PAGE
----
Western New York has a reputation for being one of the snowiest regions east of the Rocky Mountains, where annual snowfall of over 100 inches is quite common. Snowshoeing is therefore one of the many winter recreational activities that warm West New Yorkers and visitors to the area love to participate in. This winter season took a while to get started but once it did I had a great time trying and reviewing my Dion 164 snowshoes while hiking, running and walking in the thick snow. .
The Dion 164 are excellent snowshoes. Thanks to their interchangeable accessories, you can adjust them to work great in all snow or ice conditions. For example, I used the Quickfit binding and the ice crampon. Two other types of bindings (easy fit, secure fit) and types of cleats (deep, standard) are available.
When you order the rackets, they arrive in 3 pieces: frame, binding and cleat. There are 2 crampons on the rackets, one under the foot and the second at the back. I especially liked that you can easily swap the different crampons depending on the character and depth of the snow cover.
Every winter I take my annual winter camping trip with my friend. We bring our snowshoes, cross-country skis and our backpacks. Then we transport our equipment from our vehicles to a cabin in the backcountry with sleds. On a recent day in the “ski country” south of Buffalo, NY, I had the opportunity to test and review Dion’s 164 snowshoes in beautiful powder snow. A lakeside snowstorm off Lake Erie dumped up to 3 feet (91cm) of very fluffy snow in the area!
The Dions 164 were ready for the job at hand. Overall the shoes worked very well. They are sturdy but lightweight constructions. Dion’s 164 racquets tip the scales at just under 3 lbs (1.3 kg) with crampons and bindings attached. The frames of these shoes are made of very strong aircraft grade aluminum. They have heavy-duty polyurethane scraper plates on the front and back that protect the interlocking decking. You feel confident when you put on these snowshoes that they will perform well. I felt comfortable in various conditions, especially on new tracks without worrying that they would stand up to the punishment.
Due to the modular design of snowshoes, they can be adapted to work in just about anything Mother Nature could give you. They flex very well and the little springs on the hinges keep enough tension on the shoes, so that they don’t fall or drag when you take steps, whether walking or running.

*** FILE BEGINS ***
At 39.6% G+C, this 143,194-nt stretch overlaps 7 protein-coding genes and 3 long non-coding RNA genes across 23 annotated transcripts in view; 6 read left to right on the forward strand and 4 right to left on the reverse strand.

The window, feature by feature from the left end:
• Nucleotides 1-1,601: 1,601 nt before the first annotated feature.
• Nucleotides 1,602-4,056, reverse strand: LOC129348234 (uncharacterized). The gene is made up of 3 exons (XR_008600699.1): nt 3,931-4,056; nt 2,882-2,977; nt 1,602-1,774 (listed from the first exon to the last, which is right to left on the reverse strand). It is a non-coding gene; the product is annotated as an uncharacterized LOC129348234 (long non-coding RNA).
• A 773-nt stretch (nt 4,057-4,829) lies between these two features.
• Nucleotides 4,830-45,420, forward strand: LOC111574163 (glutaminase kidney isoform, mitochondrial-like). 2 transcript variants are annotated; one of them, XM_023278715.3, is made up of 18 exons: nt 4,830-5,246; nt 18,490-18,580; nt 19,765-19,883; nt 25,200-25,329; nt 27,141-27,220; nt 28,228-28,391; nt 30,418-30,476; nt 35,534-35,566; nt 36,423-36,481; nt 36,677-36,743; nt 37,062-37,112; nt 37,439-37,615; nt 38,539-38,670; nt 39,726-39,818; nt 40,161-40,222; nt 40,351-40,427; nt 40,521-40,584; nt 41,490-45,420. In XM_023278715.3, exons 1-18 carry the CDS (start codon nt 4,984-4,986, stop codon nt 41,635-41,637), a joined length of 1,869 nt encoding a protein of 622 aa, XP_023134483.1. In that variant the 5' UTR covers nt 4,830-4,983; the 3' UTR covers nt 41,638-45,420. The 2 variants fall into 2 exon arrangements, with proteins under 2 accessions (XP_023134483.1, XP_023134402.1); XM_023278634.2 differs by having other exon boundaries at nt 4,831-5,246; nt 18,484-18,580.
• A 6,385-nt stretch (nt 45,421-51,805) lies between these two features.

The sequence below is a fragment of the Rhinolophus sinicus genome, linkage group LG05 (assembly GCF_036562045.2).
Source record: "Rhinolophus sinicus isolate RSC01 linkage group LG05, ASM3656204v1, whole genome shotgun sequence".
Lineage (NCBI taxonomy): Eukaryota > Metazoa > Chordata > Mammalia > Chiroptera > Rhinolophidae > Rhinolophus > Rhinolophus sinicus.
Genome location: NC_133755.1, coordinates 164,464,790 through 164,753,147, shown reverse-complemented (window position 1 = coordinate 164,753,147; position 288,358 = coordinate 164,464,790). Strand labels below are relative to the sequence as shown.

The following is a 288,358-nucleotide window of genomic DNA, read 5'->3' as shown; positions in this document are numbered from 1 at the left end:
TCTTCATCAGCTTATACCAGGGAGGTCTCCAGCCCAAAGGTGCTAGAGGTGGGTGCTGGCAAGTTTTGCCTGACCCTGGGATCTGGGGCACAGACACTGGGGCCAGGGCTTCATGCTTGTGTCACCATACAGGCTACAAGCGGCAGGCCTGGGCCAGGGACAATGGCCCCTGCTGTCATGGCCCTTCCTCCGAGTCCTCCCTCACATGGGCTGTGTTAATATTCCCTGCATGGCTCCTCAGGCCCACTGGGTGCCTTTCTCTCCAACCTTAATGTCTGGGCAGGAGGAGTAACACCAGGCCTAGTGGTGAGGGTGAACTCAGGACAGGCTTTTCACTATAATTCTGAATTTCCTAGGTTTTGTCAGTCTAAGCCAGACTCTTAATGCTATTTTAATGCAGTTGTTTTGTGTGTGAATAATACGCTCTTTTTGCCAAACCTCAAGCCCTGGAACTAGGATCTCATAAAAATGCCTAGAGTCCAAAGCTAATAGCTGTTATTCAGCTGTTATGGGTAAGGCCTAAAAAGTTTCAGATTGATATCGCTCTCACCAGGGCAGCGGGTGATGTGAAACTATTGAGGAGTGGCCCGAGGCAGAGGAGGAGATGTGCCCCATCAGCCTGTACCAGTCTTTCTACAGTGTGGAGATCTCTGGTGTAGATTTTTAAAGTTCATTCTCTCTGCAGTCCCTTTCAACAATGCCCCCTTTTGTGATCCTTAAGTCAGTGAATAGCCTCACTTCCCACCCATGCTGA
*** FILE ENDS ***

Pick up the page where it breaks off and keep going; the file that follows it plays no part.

There was very little snow that fell on my legs. Admittedly, it was light, fluffy snow in relatively cold conditions. But, there was no snow stuck to the bottom of the snowshoes at all. Once my pace was reduced, walking in it was almost effortless. Or, it was at least as little effort as you can spend in a deeper snowpack.
However, it took some getting used to the Velcro straps. I am used to the rubber straps on the other racquets I own. I used my heavier hiking boots in cold weather and in deep snow. So I had to swap the medium straps that I had first put on the new rackets for the larger size. Once I figured that out, things turned out a lot better.
Thanks to the “quick-turn” fasteners of the velcro straps and cleats, I had no problem changing one configuration for another. With my running shoes on, I felt that these rackets could easily participate in a race. The size of the racquets, their lightweight construction and excellent response make them excellent candidates for running.
Overall I’m very happy with Dion’s 164 rackets. Although they are listed as hiking snowshoes, I could easily use them for standard walking and even for running due to their lightweight construction. With a modular system of crampons and straps, you can adapt these shoes to anyone, regardless of the weather conditions. What more could you ask for in snowshoes!
What is your opinion on Dion’s 164 rackets? Please share your thoughts with us in the comments below.
Dion Snowshoes has given permission for publication of this notice.
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